Working with Tesla, he continued, we have learned a lot about how to organize the process of “political support” for projects of this scale. Thus, the regional government, Jörg Steinbach learned, must have its own project manager who would first of all coordinate the process of issuing all sorts of permissions by different departments and services. In the case of Tesla, there were more than 20 of them.
In that context, the speaker praised the government of the neighboring East German state of Saxony-Anhalt, which, based on Brandenburg’s experience, had appointed a deputy regional economy minister responsible for overseeing the project, which would last for about five years, following Intel’s decision to invest in Magdeburg.
Intel’s Magdeburg project: speed roughly like Tesla
However, already at the stage of a pan-European tender and then the preparation of the investment decision, Intel seemed to be able to compete with Tesla in Grünheide in terms of the pace of work in Magdeburg. In any case, Bernd Holthaus, HR director of the German division of the American microelectronics giant, told a discussion after the Brandenburg minister’s report that authorities in Saxony-Anhalt had been working “with incredible speed” for an entire year.
It turns out that the German bureaucracy, which one scolds for its sluggishness, can act quickly, flexibly and in a well-coordinated manner, especially when it is driven by a world-famous and assertive investor with a large investment. At the same time, the German state apparatus has a great advantage, emphasized Bernd Holthaus, a top manager at Intel: It provides legal protection to investors, and “if the decision is made, it is not changed as it often happens in other countries.
Taking part in the discussion, Robert Hermann, head of Germany Trade & Invest (GTAI), the German government foreign trade agency responsible for attracting foreign investors to Germany, confirmed that “what we think of as bureaucracy is often perceived abroad as legal security.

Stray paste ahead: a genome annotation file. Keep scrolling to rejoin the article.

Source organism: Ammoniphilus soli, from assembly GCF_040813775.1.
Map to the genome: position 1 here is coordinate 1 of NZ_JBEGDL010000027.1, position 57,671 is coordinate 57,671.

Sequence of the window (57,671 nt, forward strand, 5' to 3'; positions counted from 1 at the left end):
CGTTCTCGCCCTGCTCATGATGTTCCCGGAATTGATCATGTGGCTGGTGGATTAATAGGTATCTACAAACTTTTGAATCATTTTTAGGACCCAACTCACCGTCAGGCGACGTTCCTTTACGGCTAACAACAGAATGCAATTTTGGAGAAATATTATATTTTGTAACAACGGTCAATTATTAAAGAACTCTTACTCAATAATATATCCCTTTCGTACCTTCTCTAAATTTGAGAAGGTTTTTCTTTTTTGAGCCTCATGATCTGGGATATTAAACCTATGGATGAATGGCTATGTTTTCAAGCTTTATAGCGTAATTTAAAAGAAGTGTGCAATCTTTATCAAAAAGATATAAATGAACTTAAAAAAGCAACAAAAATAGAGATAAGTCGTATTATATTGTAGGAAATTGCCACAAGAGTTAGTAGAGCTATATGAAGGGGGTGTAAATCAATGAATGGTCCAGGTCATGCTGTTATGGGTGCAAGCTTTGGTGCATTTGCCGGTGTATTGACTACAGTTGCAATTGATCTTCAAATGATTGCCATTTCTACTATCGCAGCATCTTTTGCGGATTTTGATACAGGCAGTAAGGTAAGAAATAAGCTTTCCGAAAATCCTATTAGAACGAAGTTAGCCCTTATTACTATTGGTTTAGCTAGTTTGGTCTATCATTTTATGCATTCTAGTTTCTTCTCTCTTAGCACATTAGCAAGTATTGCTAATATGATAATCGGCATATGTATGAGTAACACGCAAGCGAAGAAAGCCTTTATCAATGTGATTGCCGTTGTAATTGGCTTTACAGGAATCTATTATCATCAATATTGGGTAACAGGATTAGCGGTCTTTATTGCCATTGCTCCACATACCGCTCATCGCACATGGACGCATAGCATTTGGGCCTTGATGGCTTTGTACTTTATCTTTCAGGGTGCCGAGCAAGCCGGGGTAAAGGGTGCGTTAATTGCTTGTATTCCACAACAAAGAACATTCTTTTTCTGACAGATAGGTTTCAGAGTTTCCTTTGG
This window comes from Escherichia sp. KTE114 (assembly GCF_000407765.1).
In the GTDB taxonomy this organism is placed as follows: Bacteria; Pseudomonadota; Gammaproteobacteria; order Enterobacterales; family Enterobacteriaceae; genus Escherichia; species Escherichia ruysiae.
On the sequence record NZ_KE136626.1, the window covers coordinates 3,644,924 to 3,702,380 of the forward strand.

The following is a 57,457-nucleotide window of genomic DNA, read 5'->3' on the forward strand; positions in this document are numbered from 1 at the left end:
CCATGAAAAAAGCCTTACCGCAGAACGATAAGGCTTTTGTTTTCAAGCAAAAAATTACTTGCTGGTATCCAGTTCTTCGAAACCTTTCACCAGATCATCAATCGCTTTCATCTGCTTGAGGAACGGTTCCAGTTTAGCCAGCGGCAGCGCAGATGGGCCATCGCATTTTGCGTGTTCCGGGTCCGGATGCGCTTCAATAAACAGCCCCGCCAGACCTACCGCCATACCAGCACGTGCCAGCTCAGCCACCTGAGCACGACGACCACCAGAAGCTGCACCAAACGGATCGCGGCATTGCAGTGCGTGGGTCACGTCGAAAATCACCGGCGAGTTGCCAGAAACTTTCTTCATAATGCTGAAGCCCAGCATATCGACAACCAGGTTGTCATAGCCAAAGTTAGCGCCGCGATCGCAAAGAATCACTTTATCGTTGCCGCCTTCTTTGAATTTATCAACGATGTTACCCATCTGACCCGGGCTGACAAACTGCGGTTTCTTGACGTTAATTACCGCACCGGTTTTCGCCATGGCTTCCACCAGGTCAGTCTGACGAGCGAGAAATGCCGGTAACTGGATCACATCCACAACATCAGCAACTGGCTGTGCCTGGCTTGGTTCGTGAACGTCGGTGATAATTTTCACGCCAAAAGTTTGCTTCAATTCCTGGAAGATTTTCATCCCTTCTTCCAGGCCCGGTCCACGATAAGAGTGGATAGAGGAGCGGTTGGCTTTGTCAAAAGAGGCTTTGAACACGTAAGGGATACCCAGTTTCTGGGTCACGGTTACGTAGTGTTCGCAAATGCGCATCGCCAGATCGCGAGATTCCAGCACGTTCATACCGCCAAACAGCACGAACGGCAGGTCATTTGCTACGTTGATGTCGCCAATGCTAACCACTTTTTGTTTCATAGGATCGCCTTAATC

And Sven Schulze, Saxony-Anhalt’s minister of economics, tourism, agriculture and forestry, was firmly convinced after a year of intense interaction with Intel that the European Union and especially Germany are so attractive to multinationals today because they represent “one of the few remaining regions of political stability on the planet”.
China’s CATL will focus on battery production and science in Thuringia
Thuringia’s Minister of Economy, Science and Digital Society Wolfgang Tiefensee, for his part, shared his experience with a Chinese investor. Battery manufacturer CATL, which produces batteries for electric cars, is currently completing construction of its first plant outside of China near Erfurt, the capital of the eastern German state, at a cost of over €1.8 billion. It’s expected to open this fall.
And a research center for battery technology development, part of the Fraunhofer-Gesellschaft, an association of German institutes for applied research, opened nearby in 2020. The Thuringian government has allocated 13.5 million euros for the creation and operation of the center. “We will do research together,” said the minister, and this prospect was one of the decisive arguments that prompted CATL to choose Erfurt.